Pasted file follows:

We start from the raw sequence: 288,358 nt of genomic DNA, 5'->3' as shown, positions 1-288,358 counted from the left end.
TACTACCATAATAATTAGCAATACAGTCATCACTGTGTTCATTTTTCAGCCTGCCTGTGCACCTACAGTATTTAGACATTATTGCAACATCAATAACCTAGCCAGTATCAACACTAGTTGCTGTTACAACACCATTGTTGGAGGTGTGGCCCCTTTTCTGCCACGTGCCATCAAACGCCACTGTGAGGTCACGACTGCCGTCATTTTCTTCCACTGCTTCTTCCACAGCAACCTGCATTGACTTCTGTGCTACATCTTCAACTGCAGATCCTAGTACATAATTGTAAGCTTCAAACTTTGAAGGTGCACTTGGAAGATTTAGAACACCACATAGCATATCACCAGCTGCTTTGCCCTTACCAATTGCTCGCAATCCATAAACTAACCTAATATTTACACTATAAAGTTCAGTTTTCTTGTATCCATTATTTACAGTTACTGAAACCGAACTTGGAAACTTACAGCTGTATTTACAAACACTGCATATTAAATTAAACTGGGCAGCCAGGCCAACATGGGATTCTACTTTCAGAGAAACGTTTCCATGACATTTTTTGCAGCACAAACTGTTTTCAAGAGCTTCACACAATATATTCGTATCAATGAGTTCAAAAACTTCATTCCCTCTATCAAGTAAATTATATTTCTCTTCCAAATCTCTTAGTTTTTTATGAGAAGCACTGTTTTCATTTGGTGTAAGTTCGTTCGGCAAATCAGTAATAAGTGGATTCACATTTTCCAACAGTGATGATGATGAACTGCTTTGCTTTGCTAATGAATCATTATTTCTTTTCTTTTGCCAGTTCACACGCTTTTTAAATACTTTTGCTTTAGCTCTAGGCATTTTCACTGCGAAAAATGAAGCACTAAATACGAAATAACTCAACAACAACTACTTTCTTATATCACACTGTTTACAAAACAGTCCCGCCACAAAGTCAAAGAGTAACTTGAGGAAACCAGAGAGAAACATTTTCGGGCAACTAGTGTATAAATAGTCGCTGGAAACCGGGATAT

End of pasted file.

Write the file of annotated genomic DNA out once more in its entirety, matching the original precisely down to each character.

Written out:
We start from the raw sequence: 288,358 nt of genomic DNA, 5'->3' as shown, positions 1-288,358 counted from the left end.
TACTACCATAATAATTAGCAATACAGTCATCACTGTGTTCATTTTTCAGCCTGCCTGTGCACCTACAGTATTTAGACATTATTGCAACATCAATAACCTAGCCAGTATCAACACTAGTTGCTGTTACAACACCATTGTTGGAGGTGTGGCCCCTTTTCTGCCACGTGCCATCAAACGCCACTGTGAGGTCACGACTGCCGTCATTTTCTTCCACTGCTTCTTCCACAGCAACCTGCATTGACTTCTGTGCTACATCTTCAACTGCAGATCCTAGTACATAATTGTAAGCTTCAAACTTTGAAGGTGCACTTGGAAGATTTAGAACACCACATAGCATATCACCAGCTGCTTTGCCCTTACCAATTGCTCGCAATCCATAAACTAACCTAATATTTACACTATAAAGTTCAGTTTTCTTGTATCCATTATTTACAGTTACTGAAACCGAACTTGGAAACTTACAGCTGTATTTACAAACACTGCATATTAAATTAAACTGGGCAGCCAGGCCAACATGGGATTCTACTTTCAGAGAAACGTTTCCATGACATTTTTTGCAGCACAAACTGTTTTCAAGAGCTTCACACAATATATTCGTATCAATGAGTTCAAAAACTTCATTCCCTCTATCAAGTAAATTATATTTCTCTTCCAAATCTCTTAGTTTTTTATGAGAAGCACTGTTTTCATTTGGTGTAAGTTCGTTCGGCAAATCAGTAATAAGTGGATTCACATTTTCCAACAGTGATGATGATGAACTGCTTTGCTTTGCTAATGAATCATTATTTCTTTTCTTTTGCCAGTTCACACGCTTTTTAAATACTTTTGCTTTAGCTCTAGGCATTTTCACTGCGAAAAATGAAGCACTAAATACGAAATAACTCAACAACAACTACTTTCTTATATCACACTGTTTACAAAACAGTCCCGCCACAAAGTCAAAGAGTAACTTGAGGAAACCAGAGAGAAACATTTTCGGGCAACTAGTGTATAAATAGTCGCTGGAAACCGGGATAT